• Some questions asked in the governance section require policies to be in place by end of your tax year – if a “yes” answer is desired.

  • Organizations are NOT REQUIRED to have these policies in place! But organizations need to carefully consider each suggested policy and procedure, weigh its usefulness, and construct a reasonable explanation for each answer . . . remembering that Form 990 is a public document.


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Compensation . . .

  • Greatly expanded over prior years

  • Non-charities must now disclose 5 highest-paid employees (over $100,000)

  • “Key employee” definition expanded significantly


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Who Gets Reported?

  • All officers – at a minimum, those officers statutorily defined by state law

  • De facto officers – chief management official (CEO, EVP, etc) and chief financial official (CFO, VP Finance, etc.)

  • Directors or trustees with voting rights who served at any time during the year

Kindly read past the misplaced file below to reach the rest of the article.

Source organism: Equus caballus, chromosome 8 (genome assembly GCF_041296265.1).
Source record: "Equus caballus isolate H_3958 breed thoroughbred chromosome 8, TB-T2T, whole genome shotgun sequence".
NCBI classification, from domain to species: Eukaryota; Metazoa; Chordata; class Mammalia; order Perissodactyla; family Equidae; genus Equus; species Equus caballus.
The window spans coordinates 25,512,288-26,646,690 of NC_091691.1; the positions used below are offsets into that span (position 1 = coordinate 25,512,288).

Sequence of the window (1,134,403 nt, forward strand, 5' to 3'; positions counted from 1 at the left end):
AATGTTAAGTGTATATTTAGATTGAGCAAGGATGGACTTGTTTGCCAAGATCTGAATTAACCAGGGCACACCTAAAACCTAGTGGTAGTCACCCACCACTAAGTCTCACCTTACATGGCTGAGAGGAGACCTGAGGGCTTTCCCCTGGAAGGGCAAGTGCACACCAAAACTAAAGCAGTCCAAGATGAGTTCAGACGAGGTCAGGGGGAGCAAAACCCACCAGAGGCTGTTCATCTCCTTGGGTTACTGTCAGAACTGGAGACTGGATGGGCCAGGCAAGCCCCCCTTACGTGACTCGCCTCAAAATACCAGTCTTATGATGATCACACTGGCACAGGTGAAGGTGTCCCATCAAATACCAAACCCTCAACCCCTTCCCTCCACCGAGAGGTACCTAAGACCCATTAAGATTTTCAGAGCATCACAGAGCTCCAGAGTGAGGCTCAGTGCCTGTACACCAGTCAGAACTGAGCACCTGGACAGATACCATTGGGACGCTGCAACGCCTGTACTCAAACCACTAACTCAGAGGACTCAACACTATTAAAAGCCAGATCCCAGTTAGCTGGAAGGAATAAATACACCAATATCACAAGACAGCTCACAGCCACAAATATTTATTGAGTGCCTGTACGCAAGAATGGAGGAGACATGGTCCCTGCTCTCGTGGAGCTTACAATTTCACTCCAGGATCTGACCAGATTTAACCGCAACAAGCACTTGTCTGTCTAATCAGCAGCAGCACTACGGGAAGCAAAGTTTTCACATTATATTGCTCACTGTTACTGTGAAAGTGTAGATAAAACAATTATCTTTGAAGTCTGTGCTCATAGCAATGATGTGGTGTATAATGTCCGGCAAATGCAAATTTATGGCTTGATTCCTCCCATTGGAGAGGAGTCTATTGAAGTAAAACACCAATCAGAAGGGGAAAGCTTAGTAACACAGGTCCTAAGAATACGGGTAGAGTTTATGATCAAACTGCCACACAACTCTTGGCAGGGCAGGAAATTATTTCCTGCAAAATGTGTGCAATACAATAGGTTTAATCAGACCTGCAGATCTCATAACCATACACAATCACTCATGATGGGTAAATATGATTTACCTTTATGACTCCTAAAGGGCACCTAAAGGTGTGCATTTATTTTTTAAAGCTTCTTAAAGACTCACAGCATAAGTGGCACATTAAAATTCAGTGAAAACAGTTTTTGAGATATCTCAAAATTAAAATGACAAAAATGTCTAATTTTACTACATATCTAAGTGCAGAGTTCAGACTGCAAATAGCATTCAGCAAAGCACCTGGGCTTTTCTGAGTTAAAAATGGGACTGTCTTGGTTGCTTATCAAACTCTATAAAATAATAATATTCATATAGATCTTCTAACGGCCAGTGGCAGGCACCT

• Key Employees

  • 5 Highest Paid employees (> $100,000)


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Who is a “Key Employee?”

  • Three-prong test:

    • Reportable compensation from reporting and related organizations > $150,000

    • Responsibility test:

      • Responsibilities, powers, influence over whole organization similar to officers, directors, trustees, OR

      • Manages segment of => 10% of activities, assets, income, or expenses, OR

      • Has or shares authority over => 10% of capital expenditures, operating budget, or employee compensation

    • One of top 20 such persons, ranked by reportable compensation


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What Gets Reported?

  • Reportable compensation from the reporting organization and related organizations

    • Amount in Box 5 of Form W-2 or Box 7 of Form 1099-MISC

    • For the calendar year ending within the tax year

  • Other compensation from the reporting organization and related organizations

    • Deferred compensation that’s not taxable

    • Certain nontaxable benefits


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Details, Details . . .

  • ALL reportable compensation of the reporting organization must be included

  • Reportable compensation from related organizations is included if it is $10,000 or more

  • Other compensation is generally subject to a $10,000-per-item floor, except for 5 items that must be reported, regardless of amount